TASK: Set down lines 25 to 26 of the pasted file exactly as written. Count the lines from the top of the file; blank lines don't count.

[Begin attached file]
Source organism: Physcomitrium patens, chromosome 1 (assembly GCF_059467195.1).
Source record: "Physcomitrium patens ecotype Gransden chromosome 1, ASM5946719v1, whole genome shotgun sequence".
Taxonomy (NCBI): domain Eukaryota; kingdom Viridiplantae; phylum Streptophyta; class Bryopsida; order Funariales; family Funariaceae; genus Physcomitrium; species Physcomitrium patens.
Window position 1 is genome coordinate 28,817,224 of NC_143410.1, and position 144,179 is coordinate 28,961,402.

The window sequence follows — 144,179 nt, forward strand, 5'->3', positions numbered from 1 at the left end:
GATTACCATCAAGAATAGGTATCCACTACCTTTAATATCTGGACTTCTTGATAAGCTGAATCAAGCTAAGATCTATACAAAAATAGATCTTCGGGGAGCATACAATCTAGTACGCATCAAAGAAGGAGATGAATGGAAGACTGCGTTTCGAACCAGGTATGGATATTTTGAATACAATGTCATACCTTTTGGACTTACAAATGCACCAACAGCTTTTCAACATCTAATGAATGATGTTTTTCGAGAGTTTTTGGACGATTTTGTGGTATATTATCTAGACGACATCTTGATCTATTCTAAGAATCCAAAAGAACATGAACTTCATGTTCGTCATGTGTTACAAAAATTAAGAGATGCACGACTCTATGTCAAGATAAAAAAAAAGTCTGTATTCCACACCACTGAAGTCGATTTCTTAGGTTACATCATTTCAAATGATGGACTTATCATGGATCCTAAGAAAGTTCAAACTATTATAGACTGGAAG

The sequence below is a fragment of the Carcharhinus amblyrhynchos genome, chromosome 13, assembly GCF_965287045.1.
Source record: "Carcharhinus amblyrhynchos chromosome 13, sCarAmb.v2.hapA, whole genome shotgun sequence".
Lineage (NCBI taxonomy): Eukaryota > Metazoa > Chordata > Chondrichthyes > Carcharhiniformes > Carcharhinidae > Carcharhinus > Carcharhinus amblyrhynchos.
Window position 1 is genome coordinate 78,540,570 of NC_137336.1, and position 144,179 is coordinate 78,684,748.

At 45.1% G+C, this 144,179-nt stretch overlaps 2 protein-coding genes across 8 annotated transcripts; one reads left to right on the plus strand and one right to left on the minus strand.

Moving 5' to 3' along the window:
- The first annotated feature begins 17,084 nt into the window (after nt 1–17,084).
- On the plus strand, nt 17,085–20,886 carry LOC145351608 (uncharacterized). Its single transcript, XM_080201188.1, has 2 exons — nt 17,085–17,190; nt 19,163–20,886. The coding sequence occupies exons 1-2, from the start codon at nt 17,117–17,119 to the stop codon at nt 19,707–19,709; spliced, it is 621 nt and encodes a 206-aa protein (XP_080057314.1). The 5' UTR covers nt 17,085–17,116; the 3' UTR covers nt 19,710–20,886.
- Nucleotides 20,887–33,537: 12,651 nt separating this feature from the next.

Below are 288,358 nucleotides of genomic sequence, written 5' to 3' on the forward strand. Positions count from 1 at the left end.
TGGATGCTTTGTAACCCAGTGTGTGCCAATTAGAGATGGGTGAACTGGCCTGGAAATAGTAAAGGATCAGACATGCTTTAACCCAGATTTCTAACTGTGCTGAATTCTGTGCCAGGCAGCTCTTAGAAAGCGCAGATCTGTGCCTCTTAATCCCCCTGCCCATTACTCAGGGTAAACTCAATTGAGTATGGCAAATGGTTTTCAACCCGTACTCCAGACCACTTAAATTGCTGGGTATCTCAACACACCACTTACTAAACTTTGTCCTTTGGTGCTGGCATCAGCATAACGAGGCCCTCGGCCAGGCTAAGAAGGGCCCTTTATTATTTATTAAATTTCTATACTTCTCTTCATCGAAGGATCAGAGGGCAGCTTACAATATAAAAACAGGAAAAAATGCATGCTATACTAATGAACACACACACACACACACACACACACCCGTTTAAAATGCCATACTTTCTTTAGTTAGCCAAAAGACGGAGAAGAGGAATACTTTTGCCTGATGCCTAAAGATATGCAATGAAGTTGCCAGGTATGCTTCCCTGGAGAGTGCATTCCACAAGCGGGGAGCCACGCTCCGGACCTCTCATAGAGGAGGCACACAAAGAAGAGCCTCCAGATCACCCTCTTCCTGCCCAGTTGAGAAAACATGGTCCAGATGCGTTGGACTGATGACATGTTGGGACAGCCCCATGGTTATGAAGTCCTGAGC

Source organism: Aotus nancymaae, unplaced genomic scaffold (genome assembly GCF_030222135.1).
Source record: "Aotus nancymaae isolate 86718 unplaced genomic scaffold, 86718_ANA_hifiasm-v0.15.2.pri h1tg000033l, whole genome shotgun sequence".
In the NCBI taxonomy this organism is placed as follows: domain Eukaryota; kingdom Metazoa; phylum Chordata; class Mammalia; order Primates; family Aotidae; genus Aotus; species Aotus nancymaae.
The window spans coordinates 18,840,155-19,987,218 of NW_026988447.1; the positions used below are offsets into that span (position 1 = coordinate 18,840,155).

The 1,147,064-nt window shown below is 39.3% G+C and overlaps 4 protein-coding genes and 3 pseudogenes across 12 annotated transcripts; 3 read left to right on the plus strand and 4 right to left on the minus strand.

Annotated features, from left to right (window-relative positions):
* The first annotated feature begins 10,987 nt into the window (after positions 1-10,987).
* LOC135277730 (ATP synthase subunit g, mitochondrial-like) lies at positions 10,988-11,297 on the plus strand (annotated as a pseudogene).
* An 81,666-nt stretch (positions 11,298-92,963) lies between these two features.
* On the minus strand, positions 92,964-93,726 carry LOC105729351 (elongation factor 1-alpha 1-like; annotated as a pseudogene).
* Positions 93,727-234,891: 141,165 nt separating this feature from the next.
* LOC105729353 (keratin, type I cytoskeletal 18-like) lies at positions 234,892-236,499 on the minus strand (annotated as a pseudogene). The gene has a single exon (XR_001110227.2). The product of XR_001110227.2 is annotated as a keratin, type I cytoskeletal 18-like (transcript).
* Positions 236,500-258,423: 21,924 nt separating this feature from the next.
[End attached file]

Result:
* LOC135277730 (ATP synthase subunit g, mitochondrial-like) lies at positions 10,988-11,297 on the plus strand (annotated as a pseudogene).
* An 81,666-nt stretch (positions 11,298-92,963) lies between these two features.